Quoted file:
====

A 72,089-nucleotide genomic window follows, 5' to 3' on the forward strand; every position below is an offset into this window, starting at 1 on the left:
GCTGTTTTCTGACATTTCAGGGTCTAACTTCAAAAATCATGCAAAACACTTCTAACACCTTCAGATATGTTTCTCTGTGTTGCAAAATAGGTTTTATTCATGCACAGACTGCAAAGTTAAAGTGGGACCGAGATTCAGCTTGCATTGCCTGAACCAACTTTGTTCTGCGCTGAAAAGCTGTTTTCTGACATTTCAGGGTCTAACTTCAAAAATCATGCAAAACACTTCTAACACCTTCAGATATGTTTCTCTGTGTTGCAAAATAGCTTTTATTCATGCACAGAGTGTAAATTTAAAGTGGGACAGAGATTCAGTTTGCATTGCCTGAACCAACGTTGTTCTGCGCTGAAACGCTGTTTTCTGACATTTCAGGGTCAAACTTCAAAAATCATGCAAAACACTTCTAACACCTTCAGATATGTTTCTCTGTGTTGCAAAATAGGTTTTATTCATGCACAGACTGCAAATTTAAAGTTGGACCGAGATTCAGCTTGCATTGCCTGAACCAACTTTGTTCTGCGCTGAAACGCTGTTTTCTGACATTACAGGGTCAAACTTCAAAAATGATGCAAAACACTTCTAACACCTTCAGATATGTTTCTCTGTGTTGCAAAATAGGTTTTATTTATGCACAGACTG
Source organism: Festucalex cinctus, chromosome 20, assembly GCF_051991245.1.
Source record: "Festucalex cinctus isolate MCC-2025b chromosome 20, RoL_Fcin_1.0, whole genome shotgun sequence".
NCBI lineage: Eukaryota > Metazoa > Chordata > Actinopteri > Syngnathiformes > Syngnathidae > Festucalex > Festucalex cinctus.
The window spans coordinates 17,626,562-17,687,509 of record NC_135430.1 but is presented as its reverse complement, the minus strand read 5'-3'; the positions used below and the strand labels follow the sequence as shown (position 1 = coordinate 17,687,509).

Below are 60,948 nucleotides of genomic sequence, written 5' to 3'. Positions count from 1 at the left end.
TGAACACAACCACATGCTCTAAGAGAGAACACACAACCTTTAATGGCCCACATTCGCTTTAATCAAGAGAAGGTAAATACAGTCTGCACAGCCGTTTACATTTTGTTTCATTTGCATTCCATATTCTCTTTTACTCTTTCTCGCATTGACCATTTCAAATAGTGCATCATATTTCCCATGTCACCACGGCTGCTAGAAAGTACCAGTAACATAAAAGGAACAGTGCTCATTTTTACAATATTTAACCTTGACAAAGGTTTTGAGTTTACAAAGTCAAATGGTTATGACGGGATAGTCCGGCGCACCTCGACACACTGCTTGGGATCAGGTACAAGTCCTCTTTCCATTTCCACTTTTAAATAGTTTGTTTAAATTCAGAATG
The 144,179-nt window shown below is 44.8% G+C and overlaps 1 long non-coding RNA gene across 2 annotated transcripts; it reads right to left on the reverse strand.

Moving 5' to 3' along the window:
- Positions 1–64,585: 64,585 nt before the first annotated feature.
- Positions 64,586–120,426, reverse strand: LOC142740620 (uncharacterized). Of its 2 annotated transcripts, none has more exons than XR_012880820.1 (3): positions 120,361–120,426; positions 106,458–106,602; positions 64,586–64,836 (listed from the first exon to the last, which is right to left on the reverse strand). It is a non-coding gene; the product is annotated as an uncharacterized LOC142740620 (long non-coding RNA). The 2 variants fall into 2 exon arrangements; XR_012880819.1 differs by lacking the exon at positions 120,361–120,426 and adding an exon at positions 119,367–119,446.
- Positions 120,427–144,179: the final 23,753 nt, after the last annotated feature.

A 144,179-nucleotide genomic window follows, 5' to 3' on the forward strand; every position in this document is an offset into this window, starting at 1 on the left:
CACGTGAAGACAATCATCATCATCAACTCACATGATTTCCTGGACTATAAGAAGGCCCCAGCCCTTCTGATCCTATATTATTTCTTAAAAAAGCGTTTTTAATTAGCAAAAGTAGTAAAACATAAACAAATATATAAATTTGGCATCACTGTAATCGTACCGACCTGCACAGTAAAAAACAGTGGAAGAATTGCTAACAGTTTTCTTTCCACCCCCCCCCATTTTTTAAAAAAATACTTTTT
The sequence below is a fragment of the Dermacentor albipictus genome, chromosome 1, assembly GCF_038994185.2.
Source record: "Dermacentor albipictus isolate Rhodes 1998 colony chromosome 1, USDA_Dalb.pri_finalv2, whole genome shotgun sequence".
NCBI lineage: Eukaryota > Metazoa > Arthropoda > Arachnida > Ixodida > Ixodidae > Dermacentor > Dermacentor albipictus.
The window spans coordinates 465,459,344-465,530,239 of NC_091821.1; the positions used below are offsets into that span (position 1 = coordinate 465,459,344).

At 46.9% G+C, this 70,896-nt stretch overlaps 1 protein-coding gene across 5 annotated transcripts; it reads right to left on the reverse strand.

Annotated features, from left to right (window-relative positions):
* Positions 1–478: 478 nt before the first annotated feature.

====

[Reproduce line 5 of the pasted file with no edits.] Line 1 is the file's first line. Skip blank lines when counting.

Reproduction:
NCBI lineage: Eukaryota > Metazoa > Chordata > Actinopteri > Syngnathiformes > Syngnathidae > Festucalex > Festucalex cinctus.